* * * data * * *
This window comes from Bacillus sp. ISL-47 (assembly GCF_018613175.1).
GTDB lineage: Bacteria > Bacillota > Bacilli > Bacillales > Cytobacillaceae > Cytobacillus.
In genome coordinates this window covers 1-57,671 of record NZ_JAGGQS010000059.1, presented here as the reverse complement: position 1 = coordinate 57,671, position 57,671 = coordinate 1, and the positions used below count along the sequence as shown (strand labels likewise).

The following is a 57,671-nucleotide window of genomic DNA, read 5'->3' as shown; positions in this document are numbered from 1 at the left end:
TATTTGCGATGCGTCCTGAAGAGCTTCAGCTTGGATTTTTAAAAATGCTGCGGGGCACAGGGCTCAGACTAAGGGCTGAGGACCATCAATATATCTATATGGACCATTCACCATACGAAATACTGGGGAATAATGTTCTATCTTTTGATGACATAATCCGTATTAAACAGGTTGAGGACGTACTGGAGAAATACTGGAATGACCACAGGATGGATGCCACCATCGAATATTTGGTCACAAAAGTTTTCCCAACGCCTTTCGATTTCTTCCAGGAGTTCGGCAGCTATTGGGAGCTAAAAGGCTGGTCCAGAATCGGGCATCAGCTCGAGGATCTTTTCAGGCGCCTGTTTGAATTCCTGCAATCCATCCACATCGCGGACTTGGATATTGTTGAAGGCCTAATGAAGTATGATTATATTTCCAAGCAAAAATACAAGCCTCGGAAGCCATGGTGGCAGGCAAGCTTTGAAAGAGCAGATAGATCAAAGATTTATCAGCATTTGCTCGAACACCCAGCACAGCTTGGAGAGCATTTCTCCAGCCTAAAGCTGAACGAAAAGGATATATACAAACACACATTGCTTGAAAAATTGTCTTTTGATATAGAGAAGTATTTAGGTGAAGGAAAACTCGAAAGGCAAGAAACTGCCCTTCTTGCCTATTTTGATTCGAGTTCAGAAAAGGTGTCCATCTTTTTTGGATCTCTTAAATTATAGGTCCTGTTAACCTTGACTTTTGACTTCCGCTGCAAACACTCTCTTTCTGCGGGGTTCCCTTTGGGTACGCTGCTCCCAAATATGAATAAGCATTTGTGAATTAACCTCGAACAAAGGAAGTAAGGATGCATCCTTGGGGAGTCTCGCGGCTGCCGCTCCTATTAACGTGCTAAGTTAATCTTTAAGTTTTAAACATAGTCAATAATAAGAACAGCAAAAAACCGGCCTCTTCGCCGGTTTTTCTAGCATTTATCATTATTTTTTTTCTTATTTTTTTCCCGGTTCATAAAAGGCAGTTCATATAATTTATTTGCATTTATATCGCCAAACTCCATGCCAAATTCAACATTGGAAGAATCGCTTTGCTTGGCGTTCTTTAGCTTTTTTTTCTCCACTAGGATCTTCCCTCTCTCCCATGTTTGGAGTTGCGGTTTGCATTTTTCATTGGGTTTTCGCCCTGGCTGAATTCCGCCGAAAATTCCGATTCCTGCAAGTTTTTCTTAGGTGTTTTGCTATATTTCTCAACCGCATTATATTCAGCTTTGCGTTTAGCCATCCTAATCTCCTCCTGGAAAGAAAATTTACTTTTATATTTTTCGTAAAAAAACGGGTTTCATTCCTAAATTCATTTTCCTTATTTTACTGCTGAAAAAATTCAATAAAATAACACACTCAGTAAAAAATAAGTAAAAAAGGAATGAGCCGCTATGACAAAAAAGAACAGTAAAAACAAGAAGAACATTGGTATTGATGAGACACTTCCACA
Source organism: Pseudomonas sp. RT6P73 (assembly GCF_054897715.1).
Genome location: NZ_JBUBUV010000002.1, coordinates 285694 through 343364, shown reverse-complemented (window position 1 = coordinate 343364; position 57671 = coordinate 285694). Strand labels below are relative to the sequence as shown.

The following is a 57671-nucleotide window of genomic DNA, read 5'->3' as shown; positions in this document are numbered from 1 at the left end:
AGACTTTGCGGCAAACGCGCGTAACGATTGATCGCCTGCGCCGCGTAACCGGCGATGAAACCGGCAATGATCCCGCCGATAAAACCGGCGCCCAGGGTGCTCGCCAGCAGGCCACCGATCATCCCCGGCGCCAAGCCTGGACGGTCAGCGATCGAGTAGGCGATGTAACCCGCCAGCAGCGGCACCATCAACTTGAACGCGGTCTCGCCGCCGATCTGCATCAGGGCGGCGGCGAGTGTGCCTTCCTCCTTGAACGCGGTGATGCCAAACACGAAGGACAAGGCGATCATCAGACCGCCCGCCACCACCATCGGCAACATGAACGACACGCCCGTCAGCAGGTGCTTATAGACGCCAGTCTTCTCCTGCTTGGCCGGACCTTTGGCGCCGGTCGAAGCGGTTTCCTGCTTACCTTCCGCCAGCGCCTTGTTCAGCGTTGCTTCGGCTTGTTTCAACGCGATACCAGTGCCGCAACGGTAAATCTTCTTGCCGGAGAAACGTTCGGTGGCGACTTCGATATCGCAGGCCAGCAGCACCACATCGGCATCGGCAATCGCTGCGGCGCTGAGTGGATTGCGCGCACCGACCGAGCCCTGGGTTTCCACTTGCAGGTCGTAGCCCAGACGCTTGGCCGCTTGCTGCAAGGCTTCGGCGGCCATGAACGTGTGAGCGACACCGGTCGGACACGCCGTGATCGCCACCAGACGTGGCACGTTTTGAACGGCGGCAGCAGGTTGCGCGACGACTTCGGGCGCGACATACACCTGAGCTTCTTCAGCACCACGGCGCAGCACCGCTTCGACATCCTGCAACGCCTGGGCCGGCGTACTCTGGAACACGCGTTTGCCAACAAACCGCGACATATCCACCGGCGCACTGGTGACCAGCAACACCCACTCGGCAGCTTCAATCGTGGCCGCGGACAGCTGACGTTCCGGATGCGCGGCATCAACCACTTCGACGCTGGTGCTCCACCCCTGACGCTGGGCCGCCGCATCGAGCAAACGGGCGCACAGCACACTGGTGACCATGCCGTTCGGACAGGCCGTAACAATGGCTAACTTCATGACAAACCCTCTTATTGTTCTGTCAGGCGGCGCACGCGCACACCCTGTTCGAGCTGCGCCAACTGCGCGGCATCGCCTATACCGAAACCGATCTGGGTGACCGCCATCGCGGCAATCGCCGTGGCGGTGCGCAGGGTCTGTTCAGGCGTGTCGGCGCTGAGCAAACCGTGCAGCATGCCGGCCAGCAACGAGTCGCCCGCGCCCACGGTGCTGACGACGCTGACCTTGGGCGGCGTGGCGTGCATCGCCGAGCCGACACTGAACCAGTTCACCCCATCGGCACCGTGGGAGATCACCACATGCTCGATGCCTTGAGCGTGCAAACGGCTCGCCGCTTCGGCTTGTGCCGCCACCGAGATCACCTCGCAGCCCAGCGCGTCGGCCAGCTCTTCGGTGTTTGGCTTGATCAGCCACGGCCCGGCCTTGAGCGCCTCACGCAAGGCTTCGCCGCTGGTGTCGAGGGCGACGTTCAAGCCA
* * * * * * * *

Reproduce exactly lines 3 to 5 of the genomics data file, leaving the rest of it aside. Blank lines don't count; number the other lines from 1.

In genome coordinates this window covers 1-57,671 of record NZ_JAGGQS010000059.1, presented here as the reverse complement: position 1 = coordinate 57,671, position 57,671 = coordinate 1, and the positions used below count along the sequence as shown (strand labels likewise).

The following is a 57,671-nucleotide window of genomic DNA, read 5'->3' as shown; positions in this document are numbered from 1 at the left end:
TATTTGCGATGCGTCCTGAAGAGCTTCAGCTTGGATTTTTAAAAATGCTGCGGGGCACAGGGCTCAGACTAAGGGCTGAGGACCATCAATATATCTATATGGACCATTCACCATACGAAATACTGGGGAATAATGTTCTATCTTTTGATGACATAATCCGTATTAAACAGGTTGAGGACGTACTGGAGAAATACTGGAATGACCACAGGATGGATGCCACCATCGAATATTTGGTCACAAAAGTTTTCCCAACGCCTTTCGATTTCTTCCAGGAGTTCGGCAGCTATTGGGAGCTAAAAGGCTGGTCCAGAATCGGGCATCAGCTCGAGGATCTTTTCAGGCGCCTGTTTGAATTCCTGCAATCCATCCACATCGCGGACTTGGATATTGTTGAAGGCCTAATGAAGTATGATTATATTTCCAAGCAAAAATACAAGCCTCGGAAGCCATGGTGGCAGGCAAGCTTTGAAAGAGCAGATAGATCAAAGATTTATCAGCATTTGCTCGAACACCCAGCACAGCTTGGAGAGCATTTCTCCAGCCTAAAGCTGAACGAAAAGGATATATACAAACACACATTGCTTGAAAAATTGTCTTTTGATATAGAGAAGTATTTAGGTGAAGGAAAACTCGAAAGGCAAGAAACTGCCCTTCTTGCCTATTTTGATTCGAGTTCAGAAAAGGTGTCCATCTTTTTTGGATCTCTTAAATTATAGGTCCTGTTAACCTTGACTTTTGACTTCCGCTGCAAACACTCTCTTTCTGCGGGGTTCCCTTTGGGTACGCTGCTCCCAAATATGAATAAGCATTTGTGAATTAACCTCGAACAAAGGAAGTAAGGATGCATCCTTGGGGAGTCTCGCGGCTGCCGCTCCTATTAACGTGCTAAGTTAATCTTTAAGTTTTAAACATAGTCAATAATAAGAACAGCAAAAAACCGGCCTCTTCGCCGGTTTTTCTAGCATTTATCATTATTTTTTTTCTTATTTTTTTCCCGGTTCATAAAAGGCAGTTCATATAATTTATTTGCATTTATATCGCCAAACTCCATGCCAAATTCAACATTGGAAGAATCGCTTTGCTTGGCGTTCTTTAGCTTTTTTTTCTCCACTAGGATCTTCCCTCTCTCCCATGTTTGGAGTTGCGGTTTGCATTTTTCATTGGGTTTTCGCCCTGGCTGAATTCCGCCGAAAATTCCGATTCCTGCAAGTTTTTCTTAGGTGTTTTGCTATATTTCTCAACCGCATTATATTCAGCTTTGCGTTTAGCCATCCTAATCTCCTCCTGGAAAGAAAATTTACTTTTATATTTTTCGTAAAAAAACGGGTTTCATTCCTAAATTCATTTTCCTTATTTTACTGCTGAAAAAATTCAATAAAATAACACACTCAGTAAAAAATAAGTAAAAAAGGAATGAGCCGCTATGACAAAAAAGAACAGTAAAAACAAGAAGAACATTGGTATTGATGAGACACTTCCACA